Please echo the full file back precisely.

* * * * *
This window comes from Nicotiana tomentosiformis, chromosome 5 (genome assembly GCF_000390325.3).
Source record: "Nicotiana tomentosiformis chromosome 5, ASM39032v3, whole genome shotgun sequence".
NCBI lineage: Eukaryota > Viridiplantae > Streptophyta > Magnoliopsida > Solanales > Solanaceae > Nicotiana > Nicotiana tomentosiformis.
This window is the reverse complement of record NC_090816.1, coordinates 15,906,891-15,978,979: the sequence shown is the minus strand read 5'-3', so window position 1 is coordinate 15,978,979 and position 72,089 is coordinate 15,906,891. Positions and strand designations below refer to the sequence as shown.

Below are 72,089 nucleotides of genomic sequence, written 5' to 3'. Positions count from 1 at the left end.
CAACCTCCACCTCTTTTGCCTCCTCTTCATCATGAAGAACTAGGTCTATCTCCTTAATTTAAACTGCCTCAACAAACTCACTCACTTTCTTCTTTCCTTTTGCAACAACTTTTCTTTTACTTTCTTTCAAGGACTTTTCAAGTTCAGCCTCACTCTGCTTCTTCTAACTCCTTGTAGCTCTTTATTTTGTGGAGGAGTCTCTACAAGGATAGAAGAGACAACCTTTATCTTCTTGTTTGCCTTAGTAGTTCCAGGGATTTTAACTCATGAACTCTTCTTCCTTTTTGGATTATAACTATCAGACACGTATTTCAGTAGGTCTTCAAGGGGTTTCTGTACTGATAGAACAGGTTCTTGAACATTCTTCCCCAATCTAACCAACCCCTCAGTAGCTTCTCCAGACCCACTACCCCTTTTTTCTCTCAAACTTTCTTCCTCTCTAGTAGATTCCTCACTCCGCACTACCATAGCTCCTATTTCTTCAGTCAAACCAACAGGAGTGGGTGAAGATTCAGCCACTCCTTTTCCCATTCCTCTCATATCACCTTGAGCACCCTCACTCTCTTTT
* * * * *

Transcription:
This window comes from Nicotiana tomentosiformis, chromosome 5 (genome assembly GCF_000390325.3).
Source record: "Nicotiana tomentosiformis chromosome 5, ASM39032v3, whole genome shotgun sequence".
NCBI lineage: Eukaryota > Viridiplantae > Streptophyta > Magnoliopsida > Solanales > Solanaceae > Nicotiana > Nicotiana tomentosiformis.
This window is the reverse complement of record NC_090816.1, coordinates 15,906,891-15,978,979: the sequence shown is the minus strand read 5'-3', so window position 1 is coordinate 15,978,979 and position 72,089 is coordinate 15,906,891. Positions and strand designations below refer to the sequence as shown.

Below are 72,089 nucleotides of genomic sequence, written 5' to 3'. Positions count from 1 at the left end.
CAACCTCCACCTCTTTTGCCTCCTCTTCATCATGAAGAACTAGGTCTATCTCCTTAATTTAAACTGCCTCAACAAACTCACTCACTTTCTTCTTTCCTTTTGCAACAACTTTTCTTTTACTTTCTTTCAAGGACTTTTCAAGTTCAGCCTCACTCTGCTTCTTCTAACTCCTTGTAGCTCTTTATTTTGTGGAGGAGTCTCTACAAGGATAGAAGAGACAACCTTTATCTTCTTGTTTGCCTTAGTAGTTCCAGGGATTTTAACTCATGAACTCTTCTTCCTTTTTGGATTATAACTATCAGACACGTATTTCAGTAGGTCTTCAAGGGGTTTCTGTACTGATAGAACAGGTTCTTGAACATTCTTCCCCAATCTAACCAACCCCTCAGTAGCTTCTCCAGACCCACTACCCCTTTTTTCTCTCAAACTTTCTTCCTCTCTAGTAGATTCCTCACTCCGCACTACCATAGCTCCTATTTCTTCAGTCAAACCAACAGGAGTGGGTGAAGATTCAGCCACTCCTTTTCCCATTCCTCTCATATCACCTTGAGCACCCTCACTCTCTTTT